Mesopelagic organisms are important prey for cetacean species, that are known to feed heavily on them, diving to great depth or relying on the diel vertical migration of mesopelagic prey to surface waters [Gimenez et al., 2018]. However, limited information is available on how much mesopelagic prey is consumed by cetaceans. Consumption estimates for cetaceans are often lacking due to the data deficiencies on diets and abundance estimates. One of the objectives of project SUMMER is to quantify consumption estimate for cetaceans and investigate the importance of mesopelagic organisms on their diet. To achieve this objective, the IMAR – Institute of Marine Research implemented a bioenergetic modelling approach developed by Spitz et al., (2018) using a new diet composition and energy densities database, compiled within the project SUMMER, combined with the first population estimates of cetaceans in territorial waters of the central islands of the Azores region and the energetic requirements of the cetacean species inhabiting this region.

Figure 1. The most important prey species consumed by cetaceans inhabiting the central group of the Azores region

Diet information from stomach contents of stranded and bycaught cetaceans from the North Atlantic was retrieved from scientific peer-reviewed articles and technical reports and compiled into a database, [Silva et al 2021]. The database included individual information on the area of each study, on the cetacean species (ie number of individuals, length) and on their prey (ie % of total weight composition) and on the energy density of each prey species. Prey species were grouped into functional prey groups (mesopelagic cephalopods, non-mesopelagic cephalopods, crustaceans, demersal fish, epipelagic fish, mesopelagic fish and zooplankton).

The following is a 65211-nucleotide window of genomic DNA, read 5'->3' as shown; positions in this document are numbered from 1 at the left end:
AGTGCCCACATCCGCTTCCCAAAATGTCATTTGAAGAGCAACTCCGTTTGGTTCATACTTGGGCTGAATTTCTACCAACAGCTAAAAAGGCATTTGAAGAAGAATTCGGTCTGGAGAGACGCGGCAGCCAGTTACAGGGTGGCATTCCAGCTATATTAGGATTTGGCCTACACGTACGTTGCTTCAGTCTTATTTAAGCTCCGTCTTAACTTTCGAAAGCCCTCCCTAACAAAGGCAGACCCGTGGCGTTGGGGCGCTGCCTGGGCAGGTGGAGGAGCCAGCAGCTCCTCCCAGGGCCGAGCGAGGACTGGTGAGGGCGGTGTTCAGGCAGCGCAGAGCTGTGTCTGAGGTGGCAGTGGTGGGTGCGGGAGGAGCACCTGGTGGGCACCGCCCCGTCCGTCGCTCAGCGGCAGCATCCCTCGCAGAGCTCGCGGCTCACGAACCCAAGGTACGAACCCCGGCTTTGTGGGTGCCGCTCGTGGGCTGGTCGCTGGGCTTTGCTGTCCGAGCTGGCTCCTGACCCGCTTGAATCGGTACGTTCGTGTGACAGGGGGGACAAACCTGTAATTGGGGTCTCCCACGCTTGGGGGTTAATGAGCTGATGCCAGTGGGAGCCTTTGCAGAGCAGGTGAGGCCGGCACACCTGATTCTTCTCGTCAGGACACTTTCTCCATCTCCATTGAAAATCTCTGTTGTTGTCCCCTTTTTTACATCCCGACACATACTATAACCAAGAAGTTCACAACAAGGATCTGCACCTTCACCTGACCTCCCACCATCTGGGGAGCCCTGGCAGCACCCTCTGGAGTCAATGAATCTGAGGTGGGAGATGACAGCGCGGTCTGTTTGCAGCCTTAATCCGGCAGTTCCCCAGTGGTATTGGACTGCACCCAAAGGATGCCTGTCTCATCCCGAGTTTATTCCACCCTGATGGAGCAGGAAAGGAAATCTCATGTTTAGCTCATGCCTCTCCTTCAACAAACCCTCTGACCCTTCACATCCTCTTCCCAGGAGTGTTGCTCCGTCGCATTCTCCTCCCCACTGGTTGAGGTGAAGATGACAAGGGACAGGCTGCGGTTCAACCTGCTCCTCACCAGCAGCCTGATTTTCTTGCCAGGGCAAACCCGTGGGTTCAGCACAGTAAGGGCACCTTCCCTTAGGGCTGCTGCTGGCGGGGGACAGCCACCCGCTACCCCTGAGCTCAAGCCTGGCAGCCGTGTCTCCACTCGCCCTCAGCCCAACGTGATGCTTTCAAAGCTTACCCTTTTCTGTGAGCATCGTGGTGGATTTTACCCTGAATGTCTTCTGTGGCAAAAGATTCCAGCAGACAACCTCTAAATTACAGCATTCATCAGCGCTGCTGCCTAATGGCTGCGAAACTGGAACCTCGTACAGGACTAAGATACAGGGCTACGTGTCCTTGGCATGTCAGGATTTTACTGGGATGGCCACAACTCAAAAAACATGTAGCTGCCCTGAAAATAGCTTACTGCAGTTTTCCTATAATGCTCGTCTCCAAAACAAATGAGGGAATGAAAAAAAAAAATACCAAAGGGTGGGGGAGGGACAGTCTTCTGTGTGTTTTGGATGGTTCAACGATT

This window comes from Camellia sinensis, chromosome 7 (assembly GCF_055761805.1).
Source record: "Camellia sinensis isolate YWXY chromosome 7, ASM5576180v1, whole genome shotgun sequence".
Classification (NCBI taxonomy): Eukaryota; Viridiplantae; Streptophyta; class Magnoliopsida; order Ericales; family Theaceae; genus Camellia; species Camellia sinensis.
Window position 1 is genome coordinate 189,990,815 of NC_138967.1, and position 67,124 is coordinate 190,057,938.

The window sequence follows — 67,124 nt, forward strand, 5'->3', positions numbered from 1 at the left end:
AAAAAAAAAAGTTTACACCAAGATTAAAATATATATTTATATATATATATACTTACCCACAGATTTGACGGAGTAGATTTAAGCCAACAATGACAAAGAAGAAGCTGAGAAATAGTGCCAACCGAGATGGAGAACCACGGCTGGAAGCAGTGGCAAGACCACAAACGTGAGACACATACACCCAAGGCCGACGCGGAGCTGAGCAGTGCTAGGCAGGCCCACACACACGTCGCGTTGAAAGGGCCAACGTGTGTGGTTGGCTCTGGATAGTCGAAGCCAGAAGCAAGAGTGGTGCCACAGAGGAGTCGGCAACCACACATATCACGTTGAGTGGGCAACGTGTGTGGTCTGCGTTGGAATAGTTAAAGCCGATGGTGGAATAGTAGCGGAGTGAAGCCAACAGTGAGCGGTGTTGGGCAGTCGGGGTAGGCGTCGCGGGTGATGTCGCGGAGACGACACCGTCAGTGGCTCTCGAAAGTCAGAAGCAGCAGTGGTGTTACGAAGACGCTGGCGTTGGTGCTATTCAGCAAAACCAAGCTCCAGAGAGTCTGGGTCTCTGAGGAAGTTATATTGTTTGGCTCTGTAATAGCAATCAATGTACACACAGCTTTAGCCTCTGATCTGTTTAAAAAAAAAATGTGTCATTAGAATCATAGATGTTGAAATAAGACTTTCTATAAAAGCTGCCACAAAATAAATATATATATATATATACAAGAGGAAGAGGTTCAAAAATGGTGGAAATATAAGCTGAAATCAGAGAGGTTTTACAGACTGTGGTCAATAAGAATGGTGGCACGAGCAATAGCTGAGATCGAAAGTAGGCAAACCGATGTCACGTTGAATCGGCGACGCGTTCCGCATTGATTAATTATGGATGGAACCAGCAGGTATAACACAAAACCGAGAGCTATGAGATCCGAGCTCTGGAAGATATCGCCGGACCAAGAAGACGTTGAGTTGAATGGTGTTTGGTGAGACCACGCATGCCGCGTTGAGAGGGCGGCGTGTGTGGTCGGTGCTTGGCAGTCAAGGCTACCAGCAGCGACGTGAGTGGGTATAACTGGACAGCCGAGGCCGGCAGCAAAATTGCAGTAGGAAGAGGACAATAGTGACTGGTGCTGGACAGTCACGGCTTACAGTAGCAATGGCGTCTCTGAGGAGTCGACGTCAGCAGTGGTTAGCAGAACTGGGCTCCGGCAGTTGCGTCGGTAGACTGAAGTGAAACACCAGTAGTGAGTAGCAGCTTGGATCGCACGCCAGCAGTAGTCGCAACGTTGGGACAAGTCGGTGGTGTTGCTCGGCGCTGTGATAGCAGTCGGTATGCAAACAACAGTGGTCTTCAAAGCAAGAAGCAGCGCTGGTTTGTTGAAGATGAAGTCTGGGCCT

Abundance estimates for cetaceans were obtained from the line transect surveys carried out during July 2018 around the central group of islands (Faial, Pico, São Jorge, Graciosa and Terceira) of the Azores region and the offshore banks area south of Pico and Faial Islands (Saavedra et al., 2018). The study estimated abundances for 11 cetacean species that were included on this analysis to estimate their consumptions (common dolphin, striped dolphin, spotted dolphin, bottlenose dolphin, risso’s dolphin, short-finned pilot whale, cuvier’s beaked whale, sowerby’s beaked whale, sperm whale, northern bottlenose whale and sei whales)

The energetic requirements of each cetacean species were calculated using the basal metabolic rate (BMR; kilojoules per day), which is the amount of energy that an individual uses to simply stay alive in the absence of any physical activity, which varies with body mass (kilograms) (Spitz et al., 2018). As the energetic costs of both physical and physiological activities (ie., thermoregulation, foraging and reproduction) vary between cetacean species, a different activity cost value specific for each cetacean species was added to the BMR to estimate the average daily metabolic rate (ADMR). To estimate the amount of daily prey required by cetacean species (average daily ration; kilograms), the ADMR was converted to wet mass of ingested food by using the energy density of each prey species combined with the proportion biomass of prey species in the diet of a cetacean, and corrected by the assimilation efficiency.